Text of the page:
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Post-Game 3 Breakdown: Marvelling at a great performance all-around

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After a big win over the Pacers, the Raptors are proving why they should win this series in short order.

Brian Spurlock-USA TODAY Sports

Game 3 is in the books and it was great. Let's take a look at exactly what went well for the Raptors, what is continuing to go well from earlier games, and what is new.

The Greatness of Jonas Valanciunas

Still great. The Pacers made an adjustment to really try to keep the ball away from JV, and it opened up a lot of floor for Lowry and DeRozan. Both had TS%'s near 50% for the first time in the playoffs, which still isn't great but is a far cry from the 42% and 30% they were carrying through the first two games.

And still Valanciunas was great. He posted nine points on seven used possessions (eight shots, one trip to the line, two turnovers and four offensive rebounds), and 14 boards in only 27 minutes. Once again, an impressive per 36 statline of 12 points, 19 boards. That brings his series long per 36 averages to 19.9 points and 21.7 rebounds.

And it showed this game, with his team-best on-court net rating of +22.9.

A Back to Life DeMarre Carroll

This seems new. Certainly the minutes load he carried is new, with his 20 minute restriction clearly gone and him logging 35 minutes.

But Carroll, in spite of some foul trouble in the first two games, was having a pretty great defensive impact, in individual defence at least.

Through the first two games, Carroll's opponents were shooting 29% from the field and only 25% from distance. Those numbers are 15% and 13% below the players' season averages.

And his impact this game was obvious. Paul George had a lot of trouble scoring -- he needed 29 possessions to score his 25 points, and on a team devoid of offensive talent, that spells doom for the Pacers.

Balanced Scoring (and Efficiency)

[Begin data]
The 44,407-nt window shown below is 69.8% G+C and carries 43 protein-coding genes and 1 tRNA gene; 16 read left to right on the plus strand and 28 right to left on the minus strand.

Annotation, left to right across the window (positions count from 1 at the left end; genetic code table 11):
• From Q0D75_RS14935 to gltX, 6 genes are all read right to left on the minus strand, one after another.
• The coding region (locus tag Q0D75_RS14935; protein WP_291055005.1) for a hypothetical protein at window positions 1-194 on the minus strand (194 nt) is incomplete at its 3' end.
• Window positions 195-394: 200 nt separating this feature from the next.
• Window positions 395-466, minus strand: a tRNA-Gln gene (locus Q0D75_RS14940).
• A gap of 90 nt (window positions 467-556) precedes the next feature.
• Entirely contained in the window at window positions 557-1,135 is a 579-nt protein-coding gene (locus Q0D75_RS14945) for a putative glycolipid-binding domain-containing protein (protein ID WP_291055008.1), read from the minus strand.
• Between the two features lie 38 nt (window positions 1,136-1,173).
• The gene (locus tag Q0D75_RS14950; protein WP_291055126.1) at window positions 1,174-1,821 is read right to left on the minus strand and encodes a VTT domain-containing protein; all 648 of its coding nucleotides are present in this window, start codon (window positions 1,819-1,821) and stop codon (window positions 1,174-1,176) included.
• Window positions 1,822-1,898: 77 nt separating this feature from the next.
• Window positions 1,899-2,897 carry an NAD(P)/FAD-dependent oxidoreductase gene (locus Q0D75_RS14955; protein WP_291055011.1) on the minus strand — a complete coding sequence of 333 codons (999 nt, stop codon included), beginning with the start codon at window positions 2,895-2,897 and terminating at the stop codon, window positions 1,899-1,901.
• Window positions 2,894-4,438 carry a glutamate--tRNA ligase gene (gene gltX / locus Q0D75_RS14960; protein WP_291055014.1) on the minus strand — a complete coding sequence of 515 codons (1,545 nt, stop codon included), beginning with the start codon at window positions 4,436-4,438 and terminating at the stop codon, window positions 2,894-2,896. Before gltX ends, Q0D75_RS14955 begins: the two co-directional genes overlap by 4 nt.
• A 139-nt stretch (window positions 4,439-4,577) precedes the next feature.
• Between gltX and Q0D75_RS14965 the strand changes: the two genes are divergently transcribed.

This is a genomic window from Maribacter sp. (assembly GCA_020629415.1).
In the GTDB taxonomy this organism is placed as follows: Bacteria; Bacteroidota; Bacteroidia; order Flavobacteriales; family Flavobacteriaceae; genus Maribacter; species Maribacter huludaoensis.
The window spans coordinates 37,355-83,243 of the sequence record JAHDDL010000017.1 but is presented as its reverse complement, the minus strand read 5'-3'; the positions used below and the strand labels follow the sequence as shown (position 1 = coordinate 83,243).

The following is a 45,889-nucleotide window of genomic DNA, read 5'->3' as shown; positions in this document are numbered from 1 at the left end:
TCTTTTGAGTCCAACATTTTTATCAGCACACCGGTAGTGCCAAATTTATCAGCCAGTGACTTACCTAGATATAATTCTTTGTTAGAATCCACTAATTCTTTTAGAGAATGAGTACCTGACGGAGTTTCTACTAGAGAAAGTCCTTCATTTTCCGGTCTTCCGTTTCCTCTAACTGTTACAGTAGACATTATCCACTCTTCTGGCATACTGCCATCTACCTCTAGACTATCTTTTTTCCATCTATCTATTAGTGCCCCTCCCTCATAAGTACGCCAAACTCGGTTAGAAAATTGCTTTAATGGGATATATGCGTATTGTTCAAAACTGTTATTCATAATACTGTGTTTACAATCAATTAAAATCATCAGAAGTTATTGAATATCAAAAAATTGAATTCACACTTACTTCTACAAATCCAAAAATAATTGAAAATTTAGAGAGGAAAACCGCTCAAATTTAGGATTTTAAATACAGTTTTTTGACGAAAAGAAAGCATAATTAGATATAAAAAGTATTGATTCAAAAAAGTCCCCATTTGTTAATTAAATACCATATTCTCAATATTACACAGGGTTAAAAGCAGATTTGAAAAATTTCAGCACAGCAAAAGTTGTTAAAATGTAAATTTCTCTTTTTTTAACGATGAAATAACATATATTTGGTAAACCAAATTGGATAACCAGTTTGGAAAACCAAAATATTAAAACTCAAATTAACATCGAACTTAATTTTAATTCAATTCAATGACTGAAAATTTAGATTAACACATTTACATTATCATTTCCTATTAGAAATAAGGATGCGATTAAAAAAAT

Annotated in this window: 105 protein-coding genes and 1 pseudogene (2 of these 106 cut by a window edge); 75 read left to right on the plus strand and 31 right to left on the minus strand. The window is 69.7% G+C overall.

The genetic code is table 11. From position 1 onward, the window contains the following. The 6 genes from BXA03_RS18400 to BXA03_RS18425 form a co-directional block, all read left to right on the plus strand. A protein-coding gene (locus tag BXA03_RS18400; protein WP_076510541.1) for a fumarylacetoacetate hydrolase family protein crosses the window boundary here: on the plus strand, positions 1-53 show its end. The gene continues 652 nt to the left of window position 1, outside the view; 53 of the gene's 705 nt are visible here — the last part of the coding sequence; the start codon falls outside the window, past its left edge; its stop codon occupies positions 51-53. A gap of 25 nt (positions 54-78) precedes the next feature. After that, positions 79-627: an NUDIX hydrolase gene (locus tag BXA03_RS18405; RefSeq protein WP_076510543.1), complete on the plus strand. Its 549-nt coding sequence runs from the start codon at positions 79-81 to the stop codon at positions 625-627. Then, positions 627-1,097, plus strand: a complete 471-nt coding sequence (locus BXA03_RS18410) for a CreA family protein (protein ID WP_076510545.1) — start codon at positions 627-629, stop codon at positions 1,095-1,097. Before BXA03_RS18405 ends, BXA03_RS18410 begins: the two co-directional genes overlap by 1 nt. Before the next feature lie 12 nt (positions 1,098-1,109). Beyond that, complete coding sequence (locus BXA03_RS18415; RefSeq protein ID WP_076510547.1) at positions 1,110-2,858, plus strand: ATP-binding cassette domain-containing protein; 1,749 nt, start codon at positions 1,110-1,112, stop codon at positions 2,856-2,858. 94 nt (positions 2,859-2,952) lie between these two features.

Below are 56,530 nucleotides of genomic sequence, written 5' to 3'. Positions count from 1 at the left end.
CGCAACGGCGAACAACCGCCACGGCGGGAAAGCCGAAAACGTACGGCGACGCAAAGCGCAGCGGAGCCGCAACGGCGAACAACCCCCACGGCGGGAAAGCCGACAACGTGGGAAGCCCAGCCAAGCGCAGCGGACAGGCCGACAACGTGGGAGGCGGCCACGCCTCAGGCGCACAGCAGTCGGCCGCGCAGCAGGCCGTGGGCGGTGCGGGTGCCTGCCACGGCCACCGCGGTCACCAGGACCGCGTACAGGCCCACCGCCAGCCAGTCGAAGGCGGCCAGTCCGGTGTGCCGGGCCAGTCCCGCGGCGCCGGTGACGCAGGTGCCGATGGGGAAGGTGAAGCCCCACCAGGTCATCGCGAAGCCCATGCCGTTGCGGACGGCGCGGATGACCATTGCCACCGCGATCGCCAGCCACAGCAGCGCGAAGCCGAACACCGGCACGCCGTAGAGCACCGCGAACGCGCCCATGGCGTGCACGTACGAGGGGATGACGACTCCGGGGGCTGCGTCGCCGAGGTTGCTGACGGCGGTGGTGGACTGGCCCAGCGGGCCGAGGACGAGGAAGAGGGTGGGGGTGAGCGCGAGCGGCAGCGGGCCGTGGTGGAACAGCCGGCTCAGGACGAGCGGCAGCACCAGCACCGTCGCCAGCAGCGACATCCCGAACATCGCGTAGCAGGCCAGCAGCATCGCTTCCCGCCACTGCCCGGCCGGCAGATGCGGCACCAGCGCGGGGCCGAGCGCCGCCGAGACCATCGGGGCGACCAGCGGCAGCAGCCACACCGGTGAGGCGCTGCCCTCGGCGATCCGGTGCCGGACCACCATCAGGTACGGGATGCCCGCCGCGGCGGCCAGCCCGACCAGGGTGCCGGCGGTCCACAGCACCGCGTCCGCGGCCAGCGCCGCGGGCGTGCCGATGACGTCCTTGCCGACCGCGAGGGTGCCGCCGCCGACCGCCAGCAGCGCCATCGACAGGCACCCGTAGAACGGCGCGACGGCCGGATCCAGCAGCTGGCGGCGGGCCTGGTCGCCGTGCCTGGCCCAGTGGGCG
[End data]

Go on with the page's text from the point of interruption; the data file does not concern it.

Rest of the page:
The standard way to look at whether a team had balanced scoring is how many players scored in double digits. The Raptors had four (Lowry, DeRozan, Carroll and Joseph) with JV not far behind with 9 points. Pretty balanced.

But another way to look at it is how the distribution of shots lined up with the distribution of points. And the Raptors were downright spooky with how balanced their attack was in terms of efficacy. Here's a list of everyone who played over 10 minutes.

Player - FGA's - Points

DeRozan - 19 - 21

Lowry - 21 - 21

Carroll - 16 - 17

Joseph - 10 - 10

Valanciunas - 8 - 9

Patterson - 7 - 7

Biyombo - 5 - 6

Scola - 4 - 5

Practically the entire team produced almost exactly a point for each FGA. Rarely do you see such balance in production and efficiency across a team.

It's another demonstration of the reality of this series when the Raptors don't shoot themselves in the foot with wacky rotations. The Raptors simply have too many ways to score. Shut down DeRozan, and JV will be all over you inside. Slow down JV, DeRozan and Lowry have their best shooting games. Manage to slow down all of them on any given possession? You get mowed down by Joseph, Patterson, Carroll or Biyombo.

And that's why this performance points to a series win for the Raptors (and, frankly, a five game series if this play continues). The Raptors have proven they can succeed no matter what you take away from them. For the Pacers, without George scoring a tremendous amount on tremendous efficiency, that success has not been there.